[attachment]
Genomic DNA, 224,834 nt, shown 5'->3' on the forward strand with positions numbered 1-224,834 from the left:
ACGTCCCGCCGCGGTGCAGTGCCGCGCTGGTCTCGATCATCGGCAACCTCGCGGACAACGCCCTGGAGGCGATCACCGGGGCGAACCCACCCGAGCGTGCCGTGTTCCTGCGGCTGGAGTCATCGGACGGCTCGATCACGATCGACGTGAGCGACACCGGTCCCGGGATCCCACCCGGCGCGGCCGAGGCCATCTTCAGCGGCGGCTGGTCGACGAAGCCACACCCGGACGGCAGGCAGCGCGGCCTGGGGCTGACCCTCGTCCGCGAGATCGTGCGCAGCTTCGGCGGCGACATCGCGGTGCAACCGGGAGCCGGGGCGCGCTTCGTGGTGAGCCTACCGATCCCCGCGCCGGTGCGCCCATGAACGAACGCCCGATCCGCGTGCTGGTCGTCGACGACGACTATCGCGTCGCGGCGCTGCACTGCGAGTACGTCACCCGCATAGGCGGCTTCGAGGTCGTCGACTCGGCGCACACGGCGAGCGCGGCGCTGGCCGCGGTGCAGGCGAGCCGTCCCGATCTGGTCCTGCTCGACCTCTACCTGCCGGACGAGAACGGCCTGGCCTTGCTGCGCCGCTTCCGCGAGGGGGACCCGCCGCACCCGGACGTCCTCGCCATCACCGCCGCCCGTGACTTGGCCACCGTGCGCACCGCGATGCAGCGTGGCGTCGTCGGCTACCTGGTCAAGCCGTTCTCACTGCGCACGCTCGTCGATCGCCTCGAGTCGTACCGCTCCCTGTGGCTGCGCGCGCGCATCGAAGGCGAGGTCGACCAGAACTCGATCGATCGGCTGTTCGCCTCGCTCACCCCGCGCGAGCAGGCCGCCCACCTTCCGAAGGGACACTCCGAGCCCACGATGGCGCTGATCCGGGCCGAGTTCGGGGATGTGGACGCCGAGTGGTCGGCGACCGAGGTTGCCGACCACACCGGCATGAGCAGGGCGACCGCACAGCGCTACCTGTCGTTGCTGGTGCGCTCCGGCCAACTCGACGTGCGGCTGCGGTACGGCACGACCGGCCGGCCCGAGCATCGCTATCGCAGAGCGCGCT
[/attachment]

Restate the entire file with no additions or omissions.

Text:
Genomic DNA, 224,834 nt, shown 5'->3' on the forward strand with positions numbered 1-224,834 from the left:
ACGTCCCGCCGCGGTGCAGTGCCGCGCTGGTCTCGATCATCGGCAACCTCGCGGACAACGCCCTGGAGGCGATCACCGGGGCGAACCCACCCGAGCGTGCCGTGTTCCTGCGGCTGGAGTCATCGGACGGCTCGATCACGATCGACGTGAGCGACACCGGTCCCGGGATCCCACCCGGCGCGGCCGAGGCCATCTTCAGCGGCGGCTGGTCGACGAAGCCACACCCGGACGGCAGGCAGCGCGGCCTGGGGCTGACCCTCGTCCGCGAGATCGTGCGCAGCTTCGGCGGCGACATCGCGGTGCAACCGGGAGCCGGGGCGCGCTTCGTGGTGAGCCTACCGATCCCCGCGCCGGTGCGCCCATGAACGAACGCCCGATCCGCGTGCTGGTCGTCGACGACGACTATCGCGTCGCGGCGCTGCACTGCGAGTACGTCACCCGCATAGGCGGCTTCGAGGTCGTCGACTCGGCGCACACGGCGAGCGCGGCGCTGGCCGCGGTGCAGGCGAGCCGTCCCGATCTGGTCCTGCTCGACCTCTACCTGCCGGACGAGAACGGCCTGGCCTTGCTGCGCCGCTTCCGCGAGGGGGACCCGCCGCACCCGGACGTCCTCGCCATCACCGCCGCCCGTGACTTGGCCACCGTGCGCACCGCGATGCAGCGTGGCGTCGTCGGCTACCTGGTCAAGCCGTTCTCACTGCGCACGCTCGTCGATCGCCTCGAGTCGTACCGCTCCCTGTGGCTGCGCGCGCGCATCGAAGGCGAGGTCGACCAGAACTCGATCGATCGGCTGTTCGCCTCGCTCACCCCGCGCGAGCAGGCCGCCCACCTTCCGAAGGGACACTCCGAGCCCACGATGGCGCTGATCCGGGCCGAGTTCGGGGATGTGGACGCCGAGTGGTCGGCGACCGAGGTTGCCGACCACACCGGCATGAGCAGGGCGACCGCACAGCGCTACCTGTCGTTGCTGGTGCGCTCCGGCCAACTCGACGTGCGGCTGCGGTACGGCACGACCGGCCGGCCCGAGCATCGCTATCGCAGAGCGCGCT